Summer & Colors of Clothing – Cooling Tips!
Figuring out ways to mitigate the risk of heat exhaustion is critical, and that includes dressing appropriately.
Japanese Researchers Experiment In June 2019
For the experiment Ichinose set nine mannequin torsos out in the Japanese summer sun, each clad in a different colored polo shirt, then after five minutes of exposure checked the fabrics’ surface temperatures.
As expected, the white shirt was the coolest, with a temperature of approximately 30 degrees Celsius (86 degrees Fahrenheit), more or less the same as the air temperature during the test, followed by YELLOW. The next coolest shirts, in order, were GREY and RED, the latter a surprise since RED is generally thought of as a “hot” color in terms of psychological effect.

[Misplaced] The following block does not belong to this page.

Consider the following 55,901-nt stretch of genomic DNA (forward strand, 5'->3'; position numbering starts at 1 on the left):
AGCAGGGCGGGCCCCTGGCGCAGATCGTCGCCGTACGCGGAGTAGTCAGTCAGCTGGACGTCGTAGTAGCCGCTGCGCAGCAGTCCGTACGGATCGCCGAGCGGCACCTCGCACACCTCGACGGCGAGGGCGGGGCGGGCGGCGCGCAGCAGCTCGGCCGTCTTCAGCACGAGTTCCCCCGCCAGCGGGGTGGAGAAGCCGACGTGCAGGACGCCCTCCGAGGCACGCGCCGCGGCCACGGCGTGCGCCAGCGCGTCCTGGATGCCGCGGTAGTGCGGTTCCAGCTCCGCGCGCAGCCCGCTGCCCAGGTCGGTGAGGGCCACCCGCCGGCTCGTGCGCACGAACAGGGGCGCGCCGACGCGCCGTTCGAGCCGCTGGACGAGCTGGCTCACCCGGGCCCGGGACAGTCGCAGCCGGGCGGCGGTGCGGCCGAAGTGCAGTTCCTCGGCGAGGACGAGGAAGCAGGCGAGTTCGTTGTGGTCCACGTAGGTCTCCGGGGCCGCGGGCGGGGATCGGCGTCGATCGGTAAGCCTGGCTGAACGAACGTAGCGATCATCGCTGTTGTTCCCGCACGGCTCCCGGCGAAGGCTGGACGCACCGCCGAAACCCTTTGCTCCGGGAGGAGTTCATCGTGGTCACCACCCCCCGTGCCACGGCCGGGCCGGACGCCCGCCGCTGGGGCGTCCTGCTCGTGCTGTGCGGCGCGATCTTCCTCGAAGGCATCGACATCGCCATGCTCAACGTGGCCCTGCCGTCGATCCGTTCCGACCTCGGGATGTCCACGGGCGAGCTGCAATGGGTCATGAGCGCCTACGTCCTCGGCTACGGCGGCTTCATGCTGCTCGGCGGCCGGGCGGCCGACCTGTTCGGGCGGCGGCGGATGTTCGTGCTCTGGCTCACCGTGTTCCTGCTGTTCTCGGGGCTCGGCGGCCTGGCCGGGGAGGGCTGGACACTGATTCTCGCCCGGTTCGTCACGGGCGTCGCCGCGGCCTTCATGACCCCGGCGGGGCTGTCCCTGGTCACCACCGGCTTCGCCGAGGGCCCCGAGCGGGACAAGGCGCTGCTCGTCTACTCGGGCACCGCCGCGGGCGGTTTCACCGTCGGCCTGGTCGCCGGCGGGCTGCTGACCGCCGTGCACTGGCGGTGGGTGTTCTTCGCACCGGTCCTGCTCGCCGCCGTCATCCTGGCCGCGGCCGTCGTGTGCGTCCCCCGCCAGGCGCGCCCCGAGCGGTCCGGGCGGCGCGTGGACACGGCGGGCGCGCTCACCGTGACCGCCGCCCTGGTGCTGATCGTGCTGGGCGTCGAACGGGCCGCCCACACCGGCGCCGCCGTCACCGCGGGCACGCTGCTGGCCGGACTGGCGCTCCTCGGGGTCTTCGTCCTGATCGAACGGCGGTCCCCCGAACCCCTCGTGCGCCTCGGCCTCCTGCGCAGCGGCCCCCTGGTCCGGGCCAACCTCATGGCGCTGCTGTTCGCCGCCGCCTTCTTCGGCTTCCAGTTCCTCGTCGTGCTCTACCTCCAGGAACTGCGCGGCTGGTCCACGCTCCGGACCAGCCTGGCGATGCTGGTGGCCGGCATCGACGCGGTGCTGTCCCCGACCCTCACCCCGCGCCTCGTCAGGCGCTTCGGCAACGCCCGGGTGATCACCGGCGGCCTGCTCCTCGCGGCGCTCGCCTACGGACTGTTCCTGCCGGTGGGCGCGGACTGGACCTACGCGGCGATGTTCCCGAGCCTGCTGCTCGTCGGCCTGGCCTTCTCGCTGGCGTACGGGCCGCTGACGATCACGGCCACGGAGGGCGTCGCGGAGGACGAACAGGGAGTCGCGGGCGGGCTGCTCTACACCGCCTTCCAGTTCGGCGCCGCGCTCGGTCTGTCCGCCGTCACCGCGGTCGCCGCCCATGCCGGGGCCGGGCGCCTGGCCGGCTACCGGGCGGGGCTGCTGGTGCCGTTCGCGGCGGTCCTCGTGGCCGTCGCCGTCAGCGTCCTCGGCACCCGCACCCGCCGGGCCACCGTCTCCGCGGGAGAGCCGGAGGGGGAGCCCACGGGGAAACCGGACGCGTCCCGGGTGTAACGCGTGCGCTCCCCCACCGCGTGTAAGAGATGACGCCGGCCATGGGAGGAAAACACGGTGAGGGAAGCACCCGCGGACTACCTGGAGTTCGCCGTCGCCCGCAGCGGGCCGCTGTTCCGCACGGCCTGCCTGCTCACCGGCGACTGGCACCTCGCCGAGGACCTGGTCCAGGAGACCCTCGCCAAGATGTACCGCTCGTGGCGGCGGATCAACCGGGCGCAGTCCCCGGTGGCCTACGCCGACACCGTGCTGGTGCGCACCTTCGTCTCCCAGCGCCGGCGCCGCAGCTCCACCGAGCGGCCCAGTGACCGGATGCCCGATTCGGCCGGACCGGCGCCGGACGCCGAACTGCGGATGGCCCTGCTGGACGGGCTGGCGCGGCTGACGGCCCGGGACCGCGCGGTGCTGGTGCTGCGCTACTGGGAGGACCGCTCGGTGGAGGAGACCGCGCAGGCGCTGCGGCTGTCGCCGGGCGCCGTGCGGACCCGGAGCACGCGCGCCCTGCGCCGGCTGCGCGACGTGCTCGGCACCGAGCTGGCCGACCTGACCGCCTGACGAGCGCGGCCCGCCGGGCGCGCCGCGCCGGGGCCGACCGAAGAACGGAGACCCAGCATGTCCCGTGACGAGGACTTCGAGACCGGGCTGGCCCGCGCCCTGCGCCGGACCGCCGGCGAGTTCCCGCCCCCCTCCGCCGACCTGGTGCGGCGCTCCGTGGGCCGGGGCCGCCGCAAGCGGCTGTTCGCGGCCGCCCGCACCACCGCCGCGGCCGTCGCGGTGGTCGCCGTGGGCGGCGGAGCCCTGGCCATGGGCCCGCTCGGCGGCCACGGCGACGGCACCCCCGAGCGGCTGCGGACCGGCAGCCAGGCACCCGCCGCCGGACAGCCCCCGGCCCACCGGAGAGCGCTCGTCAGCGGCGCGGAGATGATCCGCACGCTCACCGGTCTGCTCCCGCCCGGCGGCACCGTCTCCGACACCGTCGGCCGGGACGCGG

PURPLE ended up right in the middle of the pack, with the next, BLUE, again being somewhat unexpected, since in visual design it’s considered a “cool” color. Next came GREEN, then DARK GREEN, and, finally, BLACK, with the last two both having surface temperatures of over 50 degrees Celsius (122 Fahrenheit), more than 50 percent hotter than the WHITE shirt.
This essentially meant that the WHITE shirt and the BLACK shirt had around 20 degrees Celsius difference in surface temperature!
The difference is actually due to what wavelengths of light the colours reflect and absorb, along with the heat energy associated with those wavelengths. WHITE reflects all wavelengths of light and its heat, while BLACK absorbs all wavelengths of light and its heat.
The next time you are sick of wearing WHITE on a hot day, you can consider wearing YELLOW, LIGHT GREY or RED, which have a relatively higher reflectance.